“We need a radical shift in the balance of power between the platforms and the people. The age of inadequate self regulation must come to an end. The rights of the citizen need to be established in statute, by requiring the tech companies to adhere to a code of conduct written into law by Parliament, and overseen by an independent regulator.

“We also have to accept that our electoral regulations are hopelessly out of date for the internet age. We need reform so that the same principles of transparency of political communications apply online, just as they do in the real world. More needs to be done to require major donors to clearly establish the source of their funds.

“Much of the evidence we have scrutinised during our inquiry has focused on the business practices of Facebook; before, during and after the Cambridge Analytica data breach scandal.

“We believe that in its evidence to the Committee Facebook has often deliberately sought to frustrate our work, by giving incomplete, disingenuous and at times misleading answers to our questions.

“Even if Mark Zuckerberg doesn’t believe he is accountable to the UK Parliament, he is to the billions of Facebook users across the world. Evidence uncovered by my Committee shows he still has questions to answer yet he’s continued to duck them, refusing to respond to our invitations directly or sending representatives who don’t have the right information. Mark Zuckerberg continually fails to show the levels of leadership and personal responsibility that should be expected from someone who sits at the top of one of the world’s biggest companies.

“We also repeat our call to the Government to make a statement about how many investigations are currently being carried out into Russian interference in UK politics. We want to find out what was the impact of disinformation and voter manipulation on past elections including the UK Referendum in 2016 and are calling on the Government to launch an independent investigation.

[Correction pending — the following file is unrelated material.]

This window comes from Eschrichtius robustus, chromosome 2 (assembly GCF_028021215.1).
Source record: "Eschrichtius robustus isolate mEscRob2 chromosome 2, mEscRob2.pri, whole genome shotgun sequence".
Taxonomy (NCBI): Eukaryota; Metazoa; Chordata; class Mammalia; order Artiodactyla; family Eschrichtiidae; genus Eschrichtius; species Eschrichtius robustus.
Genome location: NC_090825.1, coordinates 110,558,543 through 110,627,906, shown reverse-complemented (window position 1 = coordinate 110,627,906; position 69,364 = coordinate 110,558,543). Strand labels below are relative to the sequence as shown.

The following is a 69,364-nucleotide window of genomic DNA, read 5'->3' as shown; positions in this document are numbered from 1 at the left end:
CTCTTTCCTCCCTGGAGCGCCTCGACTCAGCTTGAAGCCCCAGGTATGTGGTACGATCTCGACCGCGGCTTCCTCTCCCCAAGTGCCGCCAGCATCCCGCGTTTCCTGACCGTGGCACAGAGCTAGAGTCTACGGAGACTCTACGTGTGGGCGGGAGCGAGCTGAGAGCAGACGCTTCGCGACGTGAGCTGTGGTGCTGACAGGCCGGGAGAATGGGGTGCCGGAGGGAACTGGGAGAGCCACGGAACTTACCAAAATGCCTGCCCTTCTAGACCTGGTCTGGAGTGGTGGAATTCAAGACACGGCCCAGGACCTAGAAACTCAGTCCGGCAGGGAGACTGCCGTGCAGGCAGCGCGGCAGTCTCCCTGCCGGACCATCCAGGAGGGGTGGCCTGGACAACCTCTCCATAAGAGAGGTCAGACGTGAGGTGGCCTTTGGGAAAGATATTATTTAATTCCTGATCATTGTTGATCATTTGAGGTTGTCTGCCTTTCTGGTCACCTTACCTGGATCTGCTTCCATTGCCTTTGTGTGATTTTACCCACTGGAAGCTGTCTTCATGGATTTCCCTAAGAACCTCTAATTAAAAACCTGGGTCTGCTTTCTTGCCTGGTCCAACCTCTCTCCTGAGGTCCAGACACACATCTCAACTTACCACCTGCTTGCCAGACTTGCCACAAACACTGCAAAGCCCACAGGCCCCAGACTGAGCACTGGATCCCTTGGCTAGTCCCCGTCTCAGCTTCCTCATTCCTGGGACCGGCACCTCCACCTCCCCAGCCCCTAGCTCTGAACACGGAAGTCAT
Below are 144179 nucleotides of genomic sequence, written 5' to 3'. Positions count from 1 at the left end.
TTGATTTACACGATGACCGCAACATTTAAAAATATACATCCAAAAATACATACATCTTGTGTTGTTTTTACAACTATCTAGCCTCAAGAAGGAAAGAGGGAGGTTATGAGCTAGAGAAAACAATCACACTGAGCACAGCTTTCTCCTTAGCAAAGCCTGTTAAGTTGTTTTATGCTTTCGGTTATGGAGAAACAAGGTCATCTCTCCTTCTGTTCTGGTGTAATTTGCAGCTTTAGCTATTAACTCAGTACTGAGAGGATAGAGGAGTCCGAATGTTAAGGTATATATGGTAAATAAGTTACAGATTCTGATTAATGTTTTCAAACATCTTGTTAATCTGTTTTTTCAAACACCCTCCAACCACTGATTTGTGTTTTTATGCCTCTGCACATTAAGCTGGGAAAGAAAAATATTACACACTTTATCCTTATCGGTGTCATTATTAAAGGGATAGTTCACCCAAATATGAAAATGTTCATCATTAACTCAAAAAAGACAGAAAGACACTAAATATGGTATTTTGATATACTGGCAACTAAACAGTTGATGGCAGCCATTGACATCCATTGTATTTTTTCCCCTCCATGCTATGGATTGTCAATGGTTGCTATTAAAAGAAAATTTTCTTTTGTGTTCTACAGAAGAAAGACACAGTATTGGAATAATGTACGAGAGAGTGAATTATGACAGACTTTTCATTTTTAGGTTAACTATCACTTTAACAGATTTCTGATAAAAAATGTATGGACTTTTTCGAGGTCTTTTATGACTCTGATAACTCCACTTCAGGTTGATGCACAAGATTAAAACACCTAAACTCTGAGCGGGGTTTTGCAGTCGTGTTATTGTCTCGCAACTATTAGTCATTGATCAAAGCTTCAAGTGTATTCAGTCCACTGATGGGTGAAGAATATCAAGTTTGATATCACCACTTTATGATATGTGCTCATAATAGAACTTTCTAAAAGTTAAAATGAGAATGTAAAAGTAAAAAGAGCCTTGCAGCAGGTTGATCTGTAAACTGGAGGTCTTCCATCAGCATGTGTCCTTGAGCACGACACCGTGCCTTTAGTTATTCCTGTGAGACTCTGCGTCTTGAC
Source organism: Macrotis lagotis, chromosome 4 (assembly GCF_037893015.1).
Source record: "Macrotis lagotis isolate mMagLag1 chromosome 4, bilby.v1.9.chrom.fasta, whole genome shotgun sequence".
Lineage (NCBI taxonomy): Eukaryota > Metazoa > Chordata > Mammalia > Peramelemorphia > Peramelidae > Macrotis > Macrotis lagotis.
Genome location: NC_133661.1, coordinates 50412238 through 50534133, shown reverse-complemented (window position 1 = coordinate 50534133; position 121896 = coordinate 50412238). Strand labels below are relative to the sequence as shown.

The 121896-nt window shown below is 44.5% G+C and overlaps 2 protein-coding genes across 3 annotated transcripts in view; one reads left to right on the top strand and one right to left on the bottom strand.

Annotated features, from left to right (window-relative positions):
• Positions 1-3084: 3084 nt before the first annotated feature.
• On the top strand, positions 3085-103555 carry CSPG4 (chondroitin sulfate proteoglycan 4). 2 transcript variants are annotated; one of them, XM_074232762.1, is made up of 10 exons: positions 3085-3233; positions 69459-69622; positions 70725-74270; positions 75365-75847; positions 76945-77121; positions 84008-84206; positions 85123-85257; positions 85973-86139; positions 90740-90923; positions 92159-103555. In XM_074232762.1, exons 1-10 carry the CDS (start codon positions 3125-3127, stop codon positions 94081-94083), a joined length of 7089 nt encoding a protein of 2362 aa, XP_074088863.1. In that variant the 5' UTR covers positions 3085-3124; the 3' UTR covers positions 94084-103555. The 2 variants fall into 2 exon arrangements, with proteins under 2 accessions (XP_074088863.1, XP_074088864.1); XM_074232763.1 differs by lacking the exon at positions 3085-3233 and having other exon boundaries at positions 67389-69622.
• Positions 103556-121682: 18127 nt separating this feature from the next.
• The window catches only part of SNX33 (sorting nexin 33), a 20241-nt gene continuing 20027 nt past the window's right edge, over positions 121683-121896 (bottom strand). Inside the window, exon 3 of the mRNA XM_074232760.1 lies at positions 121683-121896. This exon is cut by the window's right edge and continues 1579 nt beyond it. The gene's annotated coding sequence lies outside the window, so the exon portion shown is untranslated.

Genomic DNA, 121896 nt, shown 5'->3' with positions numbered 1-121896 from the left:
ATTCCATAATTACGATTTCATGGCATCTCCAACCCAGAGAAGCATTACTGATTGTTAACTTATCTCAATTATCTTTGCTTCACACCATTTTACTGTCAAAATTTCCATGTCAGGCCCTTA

this is directed from agencies working in foreign countries, including Russia.

“The big tech companies are failing in the duty of care they owe to their users to act against harmful content, and to respect their data privacy rights.

“Companies like Facebook exercise massive market power which enables them to make money by bullying the smaller technology companies and developers who rely on this platform to reach their customers.

“These are issues that the major tech companies are well aware of, yet continually fail to address. The guiding principle of the ‘move fast and break things’ culture often seems to be that it is better to apologise than ask permission.

“We need a radical shift in the balance of power between the platforms and the people. The age of inadequate self regulation must come to an end. The rights of the citizen need to be established in statute, by requiring the tech companies to adhere to a code of conduct written into law by Parliament, and overseen by an independent regulator.

“We also have to accept that our electoral regulations are hopelessly out of date for the internet age. We need reform so that the same principles of transparency of political communications apply online, just as they do in the real world. More needs to be done to require major donors to clearly establish the source of their funds.

“Much of the evidence we have scrutinised during our inquiry has focused on the business practices of Facebook; before, during and after the Cambridge Analytica data breach scandal.

“We believe that in its evidence to the Committee Facebook has often deliberately sought to frustrate our work, by giving incomplete, disingenuous and at times misleading answers to our questions.

“Even if Mark Zuckerberg doesn’t believe he is accountable to the UK Parliament, he is to the billions of Facebook users across the world. Evidence uncovered by my Committee shows he still has questions to answer yet he’s continued to duck them, refusing to respond to our invitations directly or sending representatives who don’t have the right information. Mark Zuckerberg continually fails to show the levels of leadership and personal responsibility that should be expected from someone who sits at the top of one of the world’s biggest companies.

“We also repeat our call to the Government to make a statement about how many investigations are currently being carried out into Russian interference in UK politics. We want to find out what was the impact of disinformation and voter manipulation on past elections including the UK Referendum in 2016 and are calling on the Government to launch an independent investigation.”

Calls for tougher regulation

African governments such as ours have already been railing against social media and the crazy have gone on to introduce a tax. It seems even developed democratic countries are not really fond of the social media company either. Expect tougher regulation and assignment of liability for content found on its platform.

Via TechZim